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Terrorists celebrate 'new mood' in Mideast elections


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Dec. 4, 2011

Hamas' chief adviser says 'people now count on Islamists to fix the situation

The rise of Islamic parties in the Egyptian parliamentary elections constitutes the "new mood" in the Middle East, Hamas' senior political adviser in the Gaza Strip said today in a radio interview.

"This is the new mood in the Middle East – that the people now count on the Islamists to help to fix the situation in the Middle East after all these decades of corruption," stated Ahmed Yousef, chief political adviser to Hamas' de facto prime minister, Ismail Haniyeh.

From a cell phone in Gaza, Yousef was speaking in an interview on "Aaron Klein Investigative Radio" on New York's WABC Radio.

Click here to listen to Klein's interview with Yousef.

For Hamas – classified by the U.S. as a terrorist organization – it was the group's first news media response to the Egyptian election results released today that evidence major victories for Islamist parties.

Ahmed Yousef

The High Election Commission said the Muslim Brotherhood's Freedom and Justice Party garnered 36.6 percent of the 9.7 million valid ballots cast for party lists, while the Nour Party, an even more hard-line Islamist group, captured 24.4 percent.

Commenting on the Islamic gains in Egypt, Yousef said his Hamas group also "is part of the change in the region."

"That's why you heard from the meeting of (Palestinian Authority President Mahmoud) Abbas with (Hamas political chief) Khaled Meshaal that in the future we are willing to have a power sharing system," Yousef said.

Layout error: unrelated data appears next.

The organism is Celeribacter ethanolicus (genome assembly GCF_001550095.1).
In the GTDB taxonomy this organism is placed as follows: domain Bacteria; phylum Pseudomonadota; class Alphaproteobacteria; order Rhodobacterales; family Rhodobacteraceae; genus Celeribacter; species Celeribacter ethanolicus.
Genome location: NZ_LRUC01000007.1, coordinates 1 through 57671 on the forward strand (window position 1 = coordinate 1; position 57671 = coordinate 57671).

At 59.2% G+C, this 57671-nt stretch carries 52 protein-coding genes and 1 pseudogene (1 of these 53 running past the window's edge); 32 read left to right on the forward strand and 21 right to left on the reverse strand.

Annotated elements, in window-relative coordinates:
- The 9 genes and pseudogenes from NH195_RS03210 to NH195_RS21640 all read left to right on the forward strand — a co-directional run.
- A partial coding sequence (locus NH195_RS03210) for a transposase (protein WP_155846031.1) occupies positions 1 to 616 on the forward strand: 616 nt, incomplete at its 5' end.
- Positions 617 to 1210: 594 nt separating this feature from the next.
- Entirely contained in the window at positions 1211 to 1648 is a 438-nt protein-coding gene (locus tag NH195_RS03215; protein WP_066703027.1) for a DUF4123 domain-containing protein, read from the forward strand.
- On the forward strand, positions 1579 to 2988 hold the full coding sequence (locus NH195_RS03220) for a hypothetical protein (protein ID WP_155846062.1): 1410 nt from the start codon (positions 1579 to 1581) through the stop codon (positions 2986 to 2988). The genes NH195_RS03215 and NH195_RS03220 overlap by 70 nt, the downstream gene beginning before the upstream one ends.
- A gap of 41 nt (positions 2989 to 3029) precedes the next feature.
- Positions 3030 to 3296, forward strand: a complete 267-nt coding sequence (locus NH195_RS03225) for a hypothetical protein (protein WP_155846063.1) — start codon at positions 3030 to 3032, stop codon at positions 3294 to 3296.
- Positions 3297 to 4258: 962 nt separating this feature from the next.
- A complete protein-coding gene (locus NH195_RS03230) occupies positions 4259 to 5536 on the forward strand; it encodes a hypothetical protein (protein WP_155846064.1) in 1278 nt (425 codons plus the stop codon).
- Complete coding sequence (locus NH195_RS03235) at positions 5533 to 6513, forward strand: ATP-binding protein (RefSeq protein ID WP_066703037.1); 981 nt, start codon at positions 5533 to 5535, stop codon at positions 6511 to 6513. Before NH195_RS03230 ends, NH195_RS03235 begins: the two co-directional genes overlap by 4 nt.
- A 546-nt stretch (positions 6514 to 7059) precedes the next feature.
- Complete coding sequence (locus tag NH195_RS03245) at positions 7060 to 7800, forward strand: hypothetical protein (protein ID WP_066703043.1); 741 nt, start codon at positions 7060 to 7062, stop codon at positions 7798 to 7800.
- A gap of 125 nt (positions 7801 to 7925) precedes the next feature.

The U.S.-backed PA has been engaged in intense negotiations to form a unity government with Hamas.

Klein asked Yousef about recent Israeli news media speculation that any future Palestinian government will be located in the Hamas-controlled Gaza Strip.

Yousef replied, "Regarding where should be the prime minister's office, since the presidency is in Ramallah and the parliament is also in Ramallah, I think Gaza should have one of these three very important offices in the Palestinian Authority. That's why we are talking about the prime minister should be from Gaza, or at least he should reside in Gaza."

Yousef said Hamas' security forces in Gaza would be folded into the PA, which receives funds from the U.S.

"This is the part of the future relations," he said. "The security apparatus is going to be restructured and reformed. I don't think anyone will control the whole situation. I don't think Hamas will control Gaza and Fatah will control the West Bank. We have to build a new security apparatus based on the profession and also the commitment to serve the Palestinian people."

The Hamas political consultant also confirmed reports his group is looking to move the headquarters of its top leadership from Syria, telling Klein that Egypt, Jordan, Turkey and Qatar are among the possibilities.

"There are many places in the Arab world welcoming to have Hamas politburo," Yousef said.

Asked specifically where Hamas headquarters can move, Yousef replied: "There are many other countries. Jordan is there. Sounds like they are trying to open dialogue with Hamas. They might offer a place. Turkey, Egypt, Qatar, there are many places where [Hamas leaders] can find a safe haven to work and try to help their people in Gaza and the West Bank."